The government's full Environment Bill, published on Tuesday, would give a proposed green watchdog more powers to enforce environmental law. Photograph: diliananikolova/Getty Images The government's full Environment Bill, published on Tuesday, would give a proposed green watchdog more powers to enforce environmental law. Photograph: diliananikolova/Getty Images

Environment Bill: Government beefs up green watchdog

The government’s proposed green watchdog would have the power to scrutinise the government’s climate change targets and request a new form of legal review of public bodies suspected of breaching environmental law, as set out in the full Environment Bill published on Tuesday.

The Office for Environmental Protection (OEP), the body that after Brexit will take on some of the oversight and enforcement functions currently held by EU institutions, will be able to ask the courts for an “environmental review” of public bodies.

After the watchdog has followed a two-step process informing the body in question of why it believes it has broken environmental law, it can ask the courts to review the case and issue non-financial remedies if it finds the law was broken. 

That marks a step-up in the government’s previous proposals for the OEP, under which it would merely be able to request a judicial review, which is concerned with whether the body followed the law in its decision-making process rather than the merits of its decision. 

A number of environmental law experts had previously expressed concern that the OEP’s powers under the draft passages of the bill were too weak compared to those enjoyed by the European Commission, which can take member states to the European Court of Justice for suspected breaches of environmental law.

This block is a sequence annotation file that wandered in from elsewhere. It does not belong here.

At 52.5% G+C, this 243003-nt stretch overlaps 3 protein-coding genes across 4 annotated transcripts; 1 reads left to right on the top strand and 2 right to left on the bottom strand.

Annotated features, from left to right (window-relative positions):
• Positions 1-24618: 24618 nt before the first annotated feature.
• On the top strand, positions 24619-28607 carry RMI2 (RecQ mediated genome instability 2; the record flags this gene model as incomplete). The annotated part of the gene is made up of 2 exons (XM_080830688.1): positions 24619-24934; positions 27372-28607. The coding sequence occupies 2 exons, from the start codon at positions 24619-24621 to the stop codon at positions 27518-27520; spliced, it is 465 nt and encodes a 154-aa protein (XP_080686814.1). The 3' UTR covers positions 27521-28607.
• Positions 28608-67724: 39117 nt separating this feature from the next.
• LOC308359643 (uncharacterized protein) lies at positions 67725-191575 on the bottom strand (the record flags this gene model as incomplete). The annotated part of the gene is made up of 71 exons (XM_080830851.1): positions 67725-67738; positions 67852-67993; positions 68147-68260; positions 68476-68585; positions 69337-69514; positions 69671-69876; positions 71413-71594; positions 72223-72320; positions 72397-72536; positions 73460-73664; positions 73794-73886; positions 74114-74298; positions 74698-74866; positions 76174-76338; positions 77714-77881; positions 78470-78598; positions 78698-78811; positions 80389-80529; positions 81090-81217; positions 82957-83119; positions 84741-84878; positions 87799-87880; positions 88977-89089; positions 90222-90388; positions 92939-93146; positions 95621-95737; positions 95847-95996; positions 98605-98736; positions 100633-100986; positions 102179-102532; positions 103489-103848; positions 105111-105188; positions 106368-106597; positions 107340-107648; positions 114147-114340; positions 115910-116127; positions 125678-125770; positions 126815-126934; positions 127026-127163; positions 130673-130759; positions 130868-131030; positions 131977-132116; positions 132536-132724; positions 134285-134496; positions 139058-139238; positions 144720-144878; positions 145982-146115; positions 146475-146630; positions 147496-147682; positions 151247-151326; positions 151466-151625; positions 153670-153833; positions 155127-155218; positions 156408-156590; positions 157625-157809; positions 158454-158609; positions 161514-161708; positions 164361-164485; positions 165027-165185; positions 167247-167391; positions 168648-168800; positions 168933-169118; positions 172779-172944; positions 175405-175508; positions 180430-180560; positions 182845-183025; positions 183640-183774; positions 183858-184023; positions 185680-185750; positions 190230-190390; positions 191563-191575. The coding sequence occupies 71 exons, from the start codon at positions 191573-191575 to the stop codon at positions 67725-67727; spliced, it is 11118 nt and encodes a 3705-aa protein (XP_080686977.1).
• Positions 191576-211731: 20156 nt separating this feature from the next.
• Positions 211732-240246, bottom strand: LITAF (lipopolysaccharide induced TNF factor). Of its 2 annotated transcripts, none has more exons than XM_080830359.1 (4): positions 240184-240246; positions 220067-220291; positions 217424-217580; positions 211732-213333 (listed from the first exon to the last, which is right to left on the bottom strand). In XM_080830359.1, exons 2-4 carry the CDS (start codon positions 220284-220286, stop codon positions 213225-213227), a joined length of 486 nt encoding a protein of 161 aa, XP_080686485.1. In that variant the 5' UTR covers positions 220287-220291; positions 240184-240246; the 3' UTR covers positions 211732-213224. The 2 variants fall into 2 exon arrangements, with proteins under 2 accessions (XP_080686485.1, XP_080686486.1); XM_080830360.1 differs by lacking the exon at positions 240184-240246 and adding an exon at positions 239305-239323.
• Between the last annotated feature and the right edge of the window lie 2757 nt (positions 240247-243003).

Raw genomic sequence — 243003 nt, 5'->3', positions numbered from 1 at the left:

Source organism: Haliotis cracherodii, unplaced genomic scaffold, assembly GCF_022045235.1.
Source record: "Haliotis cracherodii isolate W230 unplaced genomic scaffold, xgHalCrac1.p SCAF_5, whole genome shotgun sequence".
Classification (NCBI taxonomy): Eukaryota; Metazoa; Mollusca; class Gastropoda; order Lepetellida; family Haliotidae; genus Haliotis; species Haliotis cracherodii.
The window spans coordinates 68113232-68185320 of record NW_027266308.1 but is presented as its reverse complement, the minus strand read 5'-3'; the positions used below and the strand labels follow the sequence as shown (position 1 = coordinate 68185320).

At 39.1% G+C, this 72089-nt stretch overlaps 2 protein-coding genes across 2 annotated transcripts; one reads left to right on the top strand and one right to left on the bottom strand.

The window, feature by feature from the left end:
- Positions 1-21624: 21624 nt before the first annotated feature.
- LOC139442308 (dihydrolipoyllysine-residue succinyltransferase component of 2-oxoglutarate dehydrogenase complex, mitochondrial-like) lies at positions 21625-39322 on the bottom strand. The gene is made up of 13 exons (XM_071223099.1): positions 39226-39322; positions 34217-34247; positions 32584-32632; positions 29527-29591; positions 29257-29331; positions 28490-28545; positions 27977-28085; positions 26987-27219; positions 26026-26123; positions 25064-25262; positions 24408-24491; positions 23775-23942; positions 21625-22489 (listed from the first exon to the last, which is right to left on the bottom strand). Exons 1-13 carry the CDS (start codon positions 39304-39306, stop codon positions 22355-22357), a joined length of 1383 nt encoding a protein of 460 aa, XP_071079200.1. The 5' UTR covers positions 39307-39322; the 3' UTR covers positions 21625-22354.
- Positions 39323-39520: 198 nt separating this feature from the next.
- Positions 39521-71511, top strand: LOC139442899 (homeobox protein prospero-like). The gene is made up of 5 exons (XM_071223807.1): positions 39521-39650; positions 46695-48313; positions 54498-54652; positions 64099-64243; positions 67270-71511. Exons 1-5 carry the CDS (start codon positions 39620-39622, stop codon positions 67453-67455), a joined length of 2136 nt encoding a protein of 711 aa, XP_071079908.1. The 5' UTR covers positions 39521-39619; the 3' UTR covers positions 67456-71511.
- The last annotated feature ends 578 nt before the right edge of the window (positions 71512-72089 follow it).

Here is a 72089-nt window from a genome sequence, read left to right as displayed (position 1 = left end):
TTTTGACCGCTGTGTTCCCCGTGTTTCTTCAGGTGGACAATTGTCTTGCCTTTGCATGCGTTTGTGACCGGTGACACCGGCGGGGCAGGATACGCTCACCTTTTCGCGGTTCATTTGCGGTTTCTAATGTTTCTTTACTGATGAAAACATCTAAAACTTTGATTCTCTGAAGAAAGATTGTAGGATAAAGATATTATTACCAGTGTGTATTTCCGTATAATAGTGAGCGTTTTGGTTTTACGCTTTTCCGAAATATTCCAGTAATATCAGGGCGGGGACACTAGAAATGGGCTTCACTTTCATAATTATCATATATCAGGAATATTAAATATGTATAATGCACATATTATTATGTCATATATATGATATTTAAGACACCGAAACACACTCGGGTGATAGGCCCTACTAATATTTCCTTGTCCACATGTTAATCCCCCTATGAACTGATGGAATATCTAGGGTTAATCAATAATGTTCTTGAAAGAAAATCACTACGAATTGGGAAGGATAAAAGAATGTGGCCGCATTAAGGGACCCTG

“Legal proceedings will only be taken as a last resort or in truly urgent cases,” DEFRA has made clear in a policy statement.

Tom West, UK environmental lead for ClientEarth, welcomed the new bill’s inclusion of the environmental review process. 

“This has the potential to redesign how environmental law is enforced in the UK, but realising this potential is dependent on environmental decisions being actively and properly assessed by experts,” he said. “And on the existence of more powerful remedies, so that we can be sure that decisions are improved.”

The watchdog will also scrutinise the government’s environmental targets, including its greenhouse gas emissions.

“The OEP will monitor progress in improving the natural environment in accordance with the government’s domestic environmental improvement plans and targets,” reads the accompanying policy statement. It will have to prepare an annual progress report with advice on “how progress can be improved”, the bill states.

Legally binding targets will be required for air quality, waste and resources, water and biodiversity, along with a specific target for fine particulate matter (PM2.5) emissions. The first set of targets is required by October 2022.

The government will be required to produce Statutory Environmental Improvement Plans (SEIP) covering at least 15 years, which will be reviewed every five years. The 25-Year Environment Plan, launched in January 2018, is the first SEIP, DEFRA has confirmed. 

The OEP’s governance structures remain largely unchanged in the full bill, with the secretary of state responsible for determining its budget, despite calls for parliament to take on that role.

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